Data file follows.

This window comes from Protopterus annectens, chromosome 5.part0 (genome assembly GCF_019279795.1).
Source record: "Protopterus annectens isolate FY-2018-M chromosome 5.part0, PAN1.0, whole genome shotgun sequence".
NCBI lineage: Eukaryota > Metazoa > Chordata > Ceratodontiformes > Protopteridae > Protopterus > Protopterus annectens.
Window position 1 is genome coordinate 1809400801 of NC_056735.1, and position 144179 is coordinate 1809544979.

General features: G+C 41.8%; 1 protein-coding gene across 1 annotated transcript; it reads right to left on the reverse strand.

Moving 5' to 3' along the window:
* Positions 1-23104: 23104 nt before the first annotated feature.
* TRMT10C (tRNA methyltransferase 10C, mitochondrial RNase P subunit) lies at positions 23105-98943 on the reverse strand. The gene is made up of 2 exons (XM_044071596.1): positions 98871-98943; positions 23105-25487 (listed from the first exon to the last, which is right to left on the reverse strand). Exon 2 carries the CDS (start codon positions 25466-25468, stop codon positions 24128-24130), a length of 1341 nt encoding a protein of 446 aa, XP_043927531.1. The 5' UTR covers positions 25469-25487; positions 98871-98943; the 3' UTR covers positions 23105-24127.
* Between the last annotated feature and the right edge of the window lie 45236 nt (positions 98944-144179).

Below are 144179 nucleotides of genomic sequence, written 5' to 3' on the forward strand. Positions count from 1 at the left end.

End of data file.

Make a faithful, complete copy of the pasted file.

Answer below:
This window comes from Protopterus annectens, chromosome 5.part0 (genome assembly GCF_019279795.1).
Source record: "Protopterus annectens isolate FY-2018-M chromosome 5.part0, PAN1.0, whole genome shotgun sequence".
NCBI lineage: Eukaryota > Metazoa > Chordata > Ceratodontiformes > Protopteridae > Protopterus > Protopterus annectens.
Window position 1 is genome coordinate 1809400801 of NC_056735.1, and position 144179 is coordinate 1809544979.

General features: G+C 41.8%; 1 protein-coding gene across 1 annotated transcript; it reads right to left on the reverse strand.

Moving 5' to 3' along the window:
* Positions 1-23104: 23104 nt before the first annotated feature.
* TRMT10C (tRNA methyltransferase 10C, mitochondrial RNase P subunit) lies at positions 23105-98943 on the reverse strand. The gene is made up of 2 exons (XM_044071596.1): positions 98871-98943; positions 23105-25487 (listed from the first exon to the last, which is right to left on the reverse strand). Exon 2 carries the CDS (start codon positions 25466-25468, stop codon positions 24128-24130), a length of 1341 nt encoding a protein of 446 aa, XP_043927531.1. The 5' UTR covers positions 25469-25487; positions 98871-98943; the 3' UTR covers positions 23105-24127.
* Between the last annotated feature and the right edge of the window lie 45236 nt (positions 98944-144179).

Below are 144179 nucleotides of genomic sequence, written 5' to 3' on the forward strand. Positions count from 1 at the left end.